Our workshop series this season was about much more than topic preparation. Lecturers Jason Sykes (Associate Director of Debate at The Hockaday School) and Brian Lain (Director of Debate at the University of North Texas) created some innovative lessons plans on argument theory, an often-neglected aspect of debate, that translate easily to your classroom or debate meeting! You can find them below the fold. [..]
We’ve just posted our analysis of the fall UIL Lincoln-Douglas topic,
Resolved: The Citizens United v. Federal Election Commission, 558 U.S. 50 (2010) ruling undermines democracy in the United States.
Resolved: The United States is justified in using private military firms abroad to pursue its military objectives.
Understanding debate terminology is essential to excelling in the round. These terms are not limited to debate. They are applicable more broadly to assessing ideas and arguments.
Affirmative: The side that supports the resolution is affirmative. The affirmative case explains why the resolution is correct and is presented during the affirmative constructive (AC).
Abuse: This refers to arguments, assumptions, or definitions made by one side that prevent both sides from completing on equal ground. Abusive assumptions skew the round in favor of one team.
Apriori- see “Prima Facie”
Best Definitions: Debaters may argue that their definition is superior to that of another debater for a variety of reasons such as setting fair limits for the debate or being used in the literature.
Burden of Proof: A debater who offers an argument must show that it is valid in order for it to be accepted. In Lincoln-Douglas debate, the affirmative team has the burden to prove the resolution true while the negative has the burden to prove the resolution false.
Card: A piece of evidence with a claim and warrant.
Constructive: Constructive speeches are speeches in which debaters introduce their position and advocacy. In Lincoln-Douglas debate the first two speeches are constructives.
Contention: A contention is a major argument in the debate. Affirmatives and negatives build their cases with contentions.
Criterion: A criterion is a necessary or sufficient standard by which to measure the competing values. It is a conceptual tool used to decide which value should be upheld. For a more detailed explanation, see “Logic in LD: Casing Applications (Continued).”
Cross-ex: Cross-ex and CX are both short for cross examination. Cross-ex is the time one debater gets to interact with another debater by asking questions. In Lincoln-Douglas debate, each debater gets three minutes of cross-ex time after his or her opponent’s constructive speech. The time can be used for clarification or to set up an argument.
Crystallize: Debaters generally crystallize the debate in their last speech. Crystallizing involves summing up the debate, addressing the most important arguments, and offering voting issues.
Evidence: Evidence refers to published literature introduced into the debate to provide support for an argument. Lincoln-Douglas debate is less evidence-intensive than Policy Debate.
Flow: Flowing is a note taking technique. Debaters and judges flow throughout the round to keep track of the arguments being made. The “flow” may also refer to the notepad itself.
Games Theory: Games theory is the idea that debate must be fair for both sides. The rules of debate must not provide a better opportunity for one side to win over another.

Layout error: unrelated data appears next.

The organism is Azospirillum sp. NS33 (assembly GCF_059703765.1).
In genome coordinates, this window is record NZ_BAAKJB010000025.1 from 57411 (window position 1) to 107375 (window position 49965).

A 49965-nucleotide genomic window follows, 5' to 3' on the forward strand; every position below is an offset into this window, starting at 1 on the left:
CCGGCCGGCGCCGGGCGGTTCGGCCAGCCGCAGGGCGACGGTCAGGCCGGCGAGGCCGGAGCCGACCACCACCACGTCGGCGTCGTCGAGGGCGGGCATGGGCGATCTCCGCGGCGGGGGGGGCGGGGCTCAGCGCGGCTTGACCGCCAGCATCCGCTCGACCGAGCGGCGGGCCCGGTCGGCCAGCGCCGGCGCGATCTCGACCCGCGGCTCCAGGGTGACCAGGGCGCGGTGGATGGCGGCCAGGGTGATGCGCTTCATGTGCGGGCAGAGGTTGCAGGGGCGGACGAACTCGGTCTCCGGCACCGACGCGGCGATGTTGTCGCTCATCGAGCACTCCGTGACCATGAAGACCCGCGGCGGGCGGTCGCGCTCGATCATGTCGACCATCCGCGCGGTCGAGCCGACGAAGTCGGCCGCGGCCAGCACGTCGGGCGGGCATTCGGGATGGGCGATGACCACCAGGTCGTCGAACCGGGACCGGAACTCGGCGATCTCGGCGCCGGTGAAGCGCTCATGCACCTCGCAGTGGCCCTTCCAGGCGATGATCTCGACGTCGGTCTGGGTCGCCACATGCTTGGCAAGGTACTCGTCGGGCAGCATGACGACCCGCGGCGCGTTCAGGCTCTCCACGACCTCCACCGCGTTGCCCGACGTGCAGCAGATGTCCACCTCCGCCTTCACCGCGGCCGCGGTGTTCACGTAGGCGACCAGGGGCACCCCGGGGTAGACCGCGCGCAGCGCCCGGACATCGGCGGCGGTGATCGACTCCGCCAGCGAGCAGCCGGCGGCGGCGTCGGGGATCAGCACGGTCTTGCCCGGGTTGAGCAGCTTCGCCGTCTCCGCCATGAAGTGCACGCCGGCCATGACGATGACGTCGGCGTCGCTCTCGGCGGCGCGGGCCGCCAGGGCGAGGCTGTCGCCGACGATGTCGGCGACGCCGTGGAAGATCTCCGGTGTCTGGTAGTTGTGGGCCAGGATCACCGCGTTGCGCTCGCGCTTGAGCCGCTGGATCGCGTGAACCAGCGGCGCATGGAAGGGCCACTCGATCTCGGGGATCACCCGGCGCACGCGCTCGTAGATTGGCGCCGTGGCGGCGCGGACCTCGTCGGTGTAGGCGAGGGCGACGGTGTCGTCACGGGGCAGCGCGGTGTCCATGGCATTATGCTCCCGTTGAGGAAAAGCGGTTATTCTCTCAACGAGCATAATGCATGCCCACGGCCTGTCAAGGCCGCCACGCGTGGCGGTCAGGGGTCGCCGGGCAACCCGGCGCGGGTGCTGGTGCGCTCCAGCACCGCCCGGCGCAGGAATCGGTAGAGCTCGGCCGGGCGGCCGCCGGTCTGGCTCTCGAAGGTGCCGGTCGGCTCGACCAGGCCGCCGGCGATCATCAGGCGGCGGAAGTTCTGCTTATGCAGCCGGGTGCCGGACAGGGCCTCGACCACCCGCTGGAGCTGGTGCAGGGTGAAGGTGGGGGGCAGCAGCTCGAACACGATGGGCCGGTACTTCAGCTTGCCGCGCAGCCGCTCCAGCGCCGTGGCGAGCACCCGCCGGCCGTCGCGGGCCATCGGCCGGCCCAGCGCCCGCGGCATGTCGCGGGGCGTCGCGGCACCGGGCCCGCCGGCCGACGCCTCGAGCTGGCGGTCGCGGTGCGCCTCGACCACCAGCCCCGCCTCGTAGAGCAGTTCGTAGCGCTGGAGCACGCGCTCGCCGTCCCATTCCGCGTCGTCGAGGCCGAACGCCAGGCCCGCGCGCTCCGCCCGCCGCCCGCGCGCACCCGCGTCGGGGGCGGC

Ground: Ground refers to the arguments debaters can make during the round. It is used to say that each side must have sufficient ground for the round to be fair.
Prep Time: In Lincoln-Douglas debate, debaters have a total of three minutes of prep time that can be used during the debate to get ready and plan for their next speech.
Prima Faciae: Latin for “on face”. A prima facie argument, or an apriori argument, is one that supposedly comes before arguments that relate to the value criterion. Sometimes called a “prestandards issue”, you must answer these arguments somehow, since they are intended to be arguments that will make you automatically lose the round.
Predictability- This is used to refer to how predictable an argument was based upon the topic literature or some standard of preparedness.
Rebuttal: Rebuttal speeches are shorter speeches later in the debate in which debaters argue over issues that were built during the constructive speeches.
Refutation: Arguing against constructive arguments made by the other debater.
Resolution: The topic of the debate. The resolution sets forth the issues to be discussed in the debate and the respective sides affirmative and negative teams will take.
Spread: Spreading is when one debater makes as many arguments as possible attempting to make too many for the opponent to answer.
Standard- This means the value criterion.
Status quo: The status quo is the current situation while the debate is occurring.
Value: A value is an idea that a debater argues is paramount. The contentions in an Lincoln-Douglas case uphold the value. Generally, the debater will present philosophical background to support and explain their value. For a more detailed explanation, see “Logic in LD: Casing Applications (Continued).”
Value Objection: The negative debater can offer a competing value that is upheld through their case. The negative must show that this value is superior to the affirmative’s value.
Voting Issue: Both teams can make voting issues throughout the debate. A voting issue is a reason to affirm or negate. Voting issues are arguments that have been won by one side or another that conclude that the resolution is true or false.
Warrant: The reason why your claim is true. If an argument has no warrant, it may be automatically disregarded by some judges.